Please read these radiation melt-down news articles.
Jessica Stamm, from Stamm Nutrition, wrote this article in 2011:
What You Need to Know About Radiation
Living in Hawaii, I am aware of the consequences from the tragic events that triggered the Fukushima nuclear melt down. The date was March 11, 2011. Six years ago today—in Japan.
High levels of radiation continue to leak into the ocean waters to this day. Plumes of radioactive steam have begun to escape into the atmosphere.
My constant prayer and belief is that the situation will come back under control. However, I still think it is wise to take precautions.
I am writing this article for the sake of educational purposes and to help those of you who may be exposed to radiation at work or as part of cancer treatment. So, here’s what I know:
The Most Important Nutrient:
- The single most important nutrient when looking at protection from radioactive fallout is iodine.
- You can find it in almost every store here in Hawaii all the way to the West Coast of the US. However, these outlets were sold out of iodine supplements after Japan’s tragedy in March, 2011. So consider having it as a staple in your home.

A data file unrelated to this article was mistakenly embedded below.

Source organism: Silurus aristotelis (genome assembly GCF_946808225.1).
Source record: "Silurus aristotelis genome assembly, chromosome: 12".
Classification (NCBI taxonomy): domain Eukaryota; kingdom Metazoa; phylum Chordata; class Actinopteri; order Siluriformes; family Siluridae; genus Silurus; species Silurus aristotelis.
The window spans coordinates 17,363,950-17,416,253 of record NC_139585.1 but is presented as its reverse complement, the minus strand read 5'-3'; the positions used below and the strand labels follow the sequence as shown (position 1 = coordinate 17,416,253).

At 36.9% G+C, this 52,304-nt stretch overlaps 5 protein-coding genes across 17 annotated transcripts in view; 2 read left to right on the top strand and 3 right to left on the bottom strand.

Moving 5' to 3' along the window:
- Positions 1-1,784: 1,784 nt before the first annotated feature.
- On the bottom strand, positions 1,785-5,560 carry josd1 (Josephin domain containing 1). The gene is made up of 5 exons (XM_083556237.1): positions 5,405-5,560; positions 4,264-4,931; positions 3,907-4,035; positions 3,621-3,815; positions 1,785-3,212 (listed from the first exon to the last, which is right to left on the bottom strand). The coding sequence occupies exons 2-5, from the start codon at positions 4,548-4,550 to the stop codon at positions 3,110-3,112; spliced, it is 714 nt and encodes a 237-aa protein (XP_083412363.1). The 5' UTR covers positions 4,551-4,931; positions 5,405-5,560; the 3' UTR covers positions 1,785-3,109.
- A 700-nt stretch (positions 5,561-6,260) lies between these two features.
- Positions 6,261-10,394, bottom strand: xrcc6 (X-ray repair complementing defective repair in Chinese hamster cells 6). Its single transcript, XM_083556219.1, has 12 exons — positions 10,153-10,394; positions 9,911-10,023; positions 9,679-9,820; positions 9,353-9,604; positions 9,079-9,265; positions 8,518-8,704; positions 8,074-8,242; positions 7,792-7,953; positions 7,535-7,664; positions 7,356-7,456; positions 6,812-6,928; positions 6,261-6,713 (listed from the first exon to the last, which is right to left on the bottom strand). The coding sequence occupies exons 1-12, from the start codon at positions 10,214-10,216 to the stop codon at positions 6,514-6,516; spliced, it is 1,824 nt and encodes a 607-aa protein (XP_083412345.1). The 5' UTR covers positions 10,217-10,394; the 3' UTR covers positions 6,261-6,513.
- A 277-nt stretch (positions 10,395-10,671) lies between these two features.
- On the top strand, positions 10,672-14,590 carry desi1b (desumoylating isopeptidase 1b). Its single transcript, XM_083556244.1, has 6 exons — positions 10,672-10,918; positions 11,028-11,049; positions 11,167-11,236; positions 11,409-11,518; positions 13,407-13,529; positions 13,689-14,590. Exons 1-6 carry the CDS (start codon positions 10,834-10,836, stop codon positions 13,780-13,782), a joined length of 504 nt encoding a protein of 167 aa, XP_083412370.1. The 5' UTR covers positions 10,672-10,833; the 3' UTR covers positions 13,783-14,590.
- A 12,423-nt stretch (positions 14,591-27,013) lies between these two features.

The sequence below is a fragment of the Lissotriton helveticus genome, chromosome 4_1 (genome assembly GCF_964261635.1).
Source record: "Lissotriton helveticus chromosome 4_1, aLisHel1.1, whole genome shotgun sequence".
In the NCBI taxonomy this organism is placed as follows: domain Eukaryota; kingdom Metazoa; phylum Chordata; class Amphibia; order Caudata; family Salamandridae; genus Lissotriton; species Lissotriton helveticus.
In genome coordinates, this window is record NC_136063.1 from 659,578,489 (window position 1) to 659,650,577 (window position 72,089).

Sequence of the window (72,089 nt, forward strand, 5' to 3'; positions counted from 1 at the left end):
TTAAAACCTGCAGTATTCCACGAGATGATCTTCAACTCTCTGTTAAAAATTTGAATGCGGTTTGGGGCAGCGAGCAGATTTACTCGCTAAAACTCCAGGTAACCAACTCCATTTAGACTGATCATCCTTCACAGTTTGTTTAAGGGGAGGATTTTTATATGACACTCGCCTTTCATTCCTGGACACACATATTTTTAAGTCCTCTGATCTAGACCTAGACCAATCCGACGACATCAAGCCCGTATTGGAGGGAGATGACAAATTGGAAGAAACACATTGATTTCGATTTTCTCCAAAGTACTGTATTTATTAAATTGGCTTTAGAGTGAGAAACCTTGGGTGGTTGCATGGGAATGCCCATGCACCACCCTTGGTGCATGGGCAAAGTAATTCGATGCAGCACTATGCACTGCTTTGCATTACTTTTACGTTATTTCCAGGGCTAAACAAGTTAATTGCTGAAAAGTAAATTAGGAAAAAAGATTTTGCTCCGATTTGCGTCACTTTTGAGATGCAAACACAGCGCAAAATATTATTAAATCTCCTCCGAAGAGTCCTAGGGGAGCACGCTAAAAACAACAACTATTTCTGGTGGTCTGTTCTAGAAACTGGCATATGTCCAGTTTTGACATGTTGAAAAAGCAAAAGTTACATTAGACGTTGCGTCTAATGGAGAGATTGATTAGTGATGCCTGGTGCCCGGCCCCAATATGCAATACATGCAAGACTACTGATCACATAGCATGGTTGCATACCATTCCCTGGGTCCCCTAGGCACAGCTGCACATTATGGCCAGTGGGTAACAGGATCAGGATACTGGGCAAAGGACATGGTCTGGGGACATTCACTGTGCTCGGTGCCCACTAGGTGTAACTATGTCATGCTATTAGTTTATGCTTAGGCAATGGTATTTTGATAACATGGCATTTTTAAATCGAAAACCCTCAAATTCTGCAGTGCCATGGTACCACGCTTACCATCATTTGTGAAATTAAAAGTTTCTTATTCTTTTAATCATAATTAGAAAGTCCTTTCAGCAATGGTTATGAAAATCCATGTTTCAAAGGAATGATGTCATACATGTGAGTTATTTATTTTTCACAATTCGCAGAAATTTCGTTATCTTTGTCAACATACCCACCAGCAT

- Radioactive iodine is a by-product of uranium fission. Iodine is a necessary nutrient for the body, which is taken up hungrily by the thyroid. If the body is low in iodine, it will absorb more than a fair share of radioactive iodine. That is obviously very harmful and can lead to several types of cancer, particularly thyroid cancer.
- For more info on iodine for protection from nuclear fallout, check out the Nuclear Regulatory Commission’s study on the subject.
Flood the Body Before Exposure:
- If you are able, flood the body with real, non-radioactive iodine before possible exposure to radioactive iodine. You will be less likely to absorb the radioactivity because the thyroid is less hungry. It is basically the same principle as ruining your appetite for dinner by eating lots of snacks…except in this case dinner is radioactive.
- The dosages of iodine used by the Nuclear Regulatory Commission are either 65 mg or 130 mg once daily, which offers 24 hours of protection. These are very high doses intended for those living near a fallout zone.
- A daily intake of about 3 mg iodine for at least 2 weeks will saturate the thyroid. A dose of 10 to 15 mg should immediately saturate the thyroid. This is a moderately high dose but has been estimated to be the regular daily intake of a person in Japan. Remember, they eat a lot of seafood and seaweed — two of the richest sources of iodine. For this reason, the rates of cancer in Japan are surprisingly low.